I never received payment. He never acknowledged recipient of my billing spreadsheet until months later, after I emailed him in March. In early March, I emailed him follow up on the payment. He said he mailed a check and that it was CASHED. I told him 1) I received no check and cashed nothing in the month of March matching the amount he owed me, 2) it's impossible for my neighbors (as he suggested) to cash my check because my name would be on the check, and 3) if he did send the check, could he provide a copy of the receive or any form of bank statement showing the cashing had occurred.

He ignored #3. This morning, I emailed him again asking about the check. He came lashing out, telling me I never made it clear to him I asked my neighbors. He demanded to know who I asked and which neighbors I spoke to. (How is this relevant?) I provided him with a copy of my bank statement showing that I did not cash any checks to the amount he owed me (or any checks in general) between the months of January and April.

All of the above exchanges were documented.

My question: I received some friendly advice to take this to the department of labor. Will the bar/ my firm care if I do? I do not want to seem litigious, but at the same time, this guy owes me a not insignificant sum and refuses to pay.


Department of labor? Small claim court first, see what reaction you can get from him?

Anonymous User
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Joined: Tue Aug 11, 2009 9:32 am

Re: How would the bar/ my firm interpret this?

Postby Anonymous User » Mon Apr 06, 2015 8:58 pm

I second small claims court

P.S. You mean he acknowledged "receipt" (not "recipient," which is a person who receives something). Just in case you have to write this up for a real person outside TLS

jarofsoup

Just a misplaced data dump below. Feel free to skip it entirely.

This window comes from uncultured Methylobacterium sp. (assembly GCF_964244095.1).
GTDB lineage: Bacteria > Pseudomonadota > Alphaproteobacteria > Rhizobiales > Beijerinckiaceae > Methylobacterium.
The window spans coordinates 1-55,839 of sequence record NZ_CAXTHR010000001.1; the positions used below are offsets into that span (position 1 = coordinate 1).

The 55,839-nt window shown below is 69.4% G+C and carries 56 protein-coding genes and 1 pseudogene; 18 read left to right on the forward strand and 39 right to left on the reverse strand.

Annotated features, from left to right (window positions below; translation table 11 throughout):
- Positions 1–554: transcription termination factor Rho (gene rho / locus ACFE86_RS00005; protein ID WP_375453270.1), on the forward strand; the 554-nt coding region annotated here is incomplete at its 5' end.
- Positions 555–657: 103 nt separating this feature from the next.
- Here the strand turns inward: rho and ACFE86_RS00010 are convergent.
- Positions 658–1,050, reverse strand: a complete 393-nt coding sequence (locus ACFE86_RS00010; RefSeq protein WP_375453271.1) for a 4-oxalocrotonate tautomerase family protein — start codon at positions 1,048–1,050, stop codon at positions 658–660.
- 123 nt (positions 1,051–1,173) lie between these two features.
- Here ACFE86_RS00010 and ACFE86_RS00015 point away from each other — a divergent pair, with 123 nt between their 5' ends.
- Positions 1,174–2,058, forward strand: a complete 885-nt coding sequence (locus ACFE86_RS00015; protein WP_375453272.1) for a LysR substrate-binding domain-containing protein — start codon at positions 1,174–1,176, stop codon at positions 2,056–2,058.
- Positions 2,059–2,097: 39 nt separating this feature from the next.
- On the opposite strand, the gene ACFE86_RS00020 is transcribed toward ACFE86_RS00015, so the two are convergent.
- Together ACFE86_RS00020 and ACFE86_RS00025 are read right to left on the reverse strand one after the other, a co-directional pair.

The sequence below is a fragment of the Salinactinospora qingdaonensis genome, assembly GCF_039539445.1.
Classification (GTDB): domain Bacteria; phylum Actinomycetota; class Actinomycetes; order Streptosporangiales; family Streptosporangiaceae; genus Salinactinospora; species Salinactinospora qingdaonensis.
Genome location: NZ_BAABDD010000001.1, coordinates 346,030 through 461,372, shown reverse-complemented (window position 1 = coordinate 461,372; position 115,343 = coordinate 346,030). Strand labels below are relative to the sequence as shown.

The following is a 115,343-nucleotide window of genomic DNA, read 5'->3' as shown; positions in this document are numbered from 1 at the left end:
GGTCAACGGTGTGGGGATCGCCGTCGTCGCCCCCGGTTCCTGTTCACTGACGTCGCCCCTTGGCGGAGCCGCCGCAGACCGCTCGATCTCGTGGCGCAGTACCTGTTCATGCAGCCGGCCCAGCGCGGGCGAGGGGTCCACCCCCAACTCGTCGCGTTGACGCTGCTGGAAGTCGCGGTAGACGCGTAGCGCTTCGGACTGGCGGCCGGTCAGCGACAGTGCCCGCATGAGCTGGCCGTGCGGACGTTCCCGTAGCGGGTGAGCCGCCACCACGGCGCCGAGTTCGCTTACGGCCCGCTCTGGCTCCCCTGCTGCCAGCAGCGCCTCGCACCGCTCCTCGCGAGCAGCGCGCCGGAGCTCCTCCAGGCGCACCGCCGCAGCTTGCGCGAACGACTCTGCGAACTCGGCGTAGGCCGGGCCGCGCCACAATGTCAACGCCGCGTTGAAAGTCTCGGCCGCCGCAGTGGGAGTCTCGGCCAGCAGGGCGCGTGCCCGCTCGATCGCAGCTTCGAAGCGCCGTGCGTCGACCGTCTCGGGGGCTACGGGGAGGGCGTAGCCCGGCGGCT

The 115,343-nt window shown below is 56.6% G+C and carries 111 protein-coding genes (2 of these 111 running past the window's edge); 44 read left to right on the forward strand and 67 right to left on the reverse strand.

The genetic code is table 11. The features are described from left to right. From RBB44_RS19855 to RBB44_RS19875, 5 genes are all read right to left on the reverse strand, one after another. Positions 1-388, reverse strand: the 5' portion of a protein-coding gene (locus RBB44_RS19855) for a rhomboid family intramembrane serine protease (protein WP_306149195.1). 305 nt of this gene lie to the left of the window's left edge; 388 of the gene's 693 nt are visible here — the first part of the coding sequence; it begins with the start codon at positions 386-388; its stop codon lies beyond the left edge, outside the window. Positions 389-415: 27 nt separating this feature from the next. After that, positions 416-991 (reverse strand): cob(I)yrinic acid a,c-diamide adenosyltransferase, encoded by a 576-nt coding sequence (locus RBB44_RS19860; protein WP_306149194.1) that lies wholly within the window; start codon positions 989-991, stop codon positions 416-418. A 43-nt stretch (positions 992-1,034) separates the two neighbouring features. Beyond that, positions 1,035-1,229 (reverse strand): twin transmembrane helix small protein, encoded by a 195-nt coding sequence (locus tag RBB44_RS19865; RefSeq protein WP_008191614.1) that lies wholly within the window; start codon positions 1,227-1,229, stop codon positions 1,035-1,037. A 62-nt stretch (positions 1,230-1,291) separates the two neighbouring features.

Posts: 1952
Joined: Tue Jul 01, 2008 2:41 am

Re: How would the bar/ my firm interpret this?

Postby jarofsoup » Mon Apr 06, 2015 9:01 pm

The Department of Labor aspect of your question has me quite troubled.

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rpupkin
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Re: How would the bar/ my firm interpret this?

Postby rpupkin » Mon Apr 06, 2015 9:03 pm

Yeah, small claims court is the way to go. I don't think you run any risk of trouble with your state's bar or the firm.

Whatever happens, please update. I'm already entertained.

CanadianWolf
Posts: 10439
Joined: Wed Mar 24, 2010 4:54 pm

Re: How would the bar/ my firm interpret this?

Postby CanadianWolf » Tue Apr 07, 2015 12:43 am

I've heard of a solo practitioner who hires law students at $11 an hour with "urgent" matters, then trys to convince the students to accept future recommendations in lieu of pay.

OP: Contact the state bar & see if their fee dispute resolution service will handle your claim, if not, then file in small claims court. The state bar should see this as a legal dispute over wages. The problem, however, is that the hiring attorney may muddy the waters by asserting that you were somehow at fault. Be prepared for a fight.

As a side note: Seems like this attorney set you up by giving you more work than humanly possible to do in such a short time period. You may not be his first victim. Hopefully the bar will help.